April 12, 2019: The Economics of Granny Flats

People have various reasons for wanting to build a granny flat. Some families need to care for an aging relative. Others need a separate and private space for a teenager or young adult. Still others might be planning for a time after their kids have flown the nest and thinking about down-sizing. Today I’d like to focus on the economics of building a granny flat as a financial investment because the fact is, in places like the Southern Highlands of NSW (Greeny Flat country) where land is expensive and rents are high, a granny flat can offer exceptional security and Return on Investment (ROI).

A new granny flat under construction in the Southern Highlands.

A new granny flat under construction in the Southern Highlands.

Regular readers will know that Cintia and I have spent quite a bit of time over the last year up at Russell Island in Queensland building a house on some very cheap land that we found only 35km from Brisbane CBD (new or occasional readers are welcome to view all our previous Newsletters describing that project [among many other things] by clicking here or on the Newsletter tab at the top of the page). We would have liked to buy or build something in the Southern Highlands but simply couldn’t afford the price of land. So we bought on Russell Island and completed the 3 bedroom/2 bath house a little over a month ago. At this point we have invested a total of approximately $185,000 and a lot of time into the project. If we had bought a similar, new house in a similar location we would likely have paid about $275,000 (including stamp duty and closing costs) and if we were to rent it out we would likely get about $270 p.w ($14,040 p.a). This would give us a gross rental return of 5.1%.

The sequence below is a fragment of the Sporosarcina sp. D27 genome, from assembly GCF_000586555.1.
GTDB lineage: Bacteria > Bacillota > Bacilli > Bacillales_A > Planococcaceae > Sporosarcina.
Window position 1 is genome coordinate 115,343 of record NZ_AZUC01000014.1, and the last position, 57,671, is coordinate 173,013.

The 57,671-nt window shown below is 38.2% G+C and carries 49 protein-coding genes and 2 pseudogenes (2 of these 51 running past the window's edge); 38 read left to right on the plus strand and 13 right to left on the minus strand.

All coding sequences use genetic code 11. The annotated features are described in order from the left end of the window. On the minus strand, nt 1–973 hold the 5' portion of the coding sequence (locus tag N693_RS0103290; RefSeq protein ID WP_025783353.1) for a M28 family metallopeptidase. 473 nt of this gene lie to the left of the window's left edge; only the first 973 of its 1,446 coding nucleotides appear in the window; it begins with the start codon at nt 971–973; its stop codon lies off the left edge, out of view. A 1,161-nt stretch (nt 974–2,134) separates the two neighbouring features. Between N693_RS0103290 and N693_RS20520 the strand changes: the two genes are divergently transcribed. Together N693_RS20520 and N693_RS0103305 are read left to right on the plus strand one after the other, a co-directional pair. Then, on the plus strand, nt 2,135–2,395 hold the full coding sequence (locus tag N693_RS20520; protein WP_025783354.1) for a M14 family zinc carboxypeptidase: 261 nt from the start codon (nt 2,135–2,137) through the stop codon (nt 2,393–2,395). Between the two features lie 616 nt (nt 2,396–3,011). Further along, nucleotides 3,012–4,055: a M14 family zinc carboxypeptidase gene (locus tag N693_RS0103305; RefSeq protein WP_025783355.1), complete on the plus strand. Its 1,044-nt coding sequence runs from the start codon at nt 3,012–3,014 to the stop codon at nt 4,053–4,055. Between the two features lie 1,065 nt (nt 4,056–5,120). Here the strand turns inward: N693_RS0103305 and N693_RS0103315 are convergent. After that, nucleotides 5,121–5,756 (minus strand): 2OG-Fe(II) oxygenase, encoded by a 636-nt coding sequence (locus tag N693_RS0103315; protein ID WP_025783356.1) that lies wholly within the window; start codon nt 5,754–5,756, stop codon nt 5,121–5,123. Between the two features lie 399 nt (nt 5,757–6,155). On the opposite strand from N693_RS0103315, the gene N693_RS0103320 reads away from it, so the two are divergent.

However, we wouldn’t receive the gross return… we would have to pay rates ($2,800 p.a), landlords insurance ($1,200 p.a), property management fees (approx. $1,500 p.a.) and maintenance costs (estimated at $1,000 p.a). That would reduce our income to about $7540 p.a. and our net ROI to about 2.7%. That’s still not bad in our current low-interest environment. We could get a similar return from a RAMS Online Saver account however the house on Russell Island has the potential for capital gain (as well as the risk of capital loss) whereas a bank deposit does not.

In the Southern Highlands of NSW, we would be lucky to find an older investment property for $500,000 and to rent it for $450 p.w. That would give a gross rental return of 4.6% and a net ROI of about 3.2%. That’s still not bad if you’ve got half a million bucks to invest and it too offers the potential for capital gain over the long term.

But let’s have a look at how a granny flat would perform in the Highlands. For this exercise we’ll assume that you could build a 60sqm, two-bedroom granny flat for $160,000 and rent it out for $350 p.w. (reasonable estimates for this region). That would give a gross rental return of 11%.

Gross Rental Return of 11%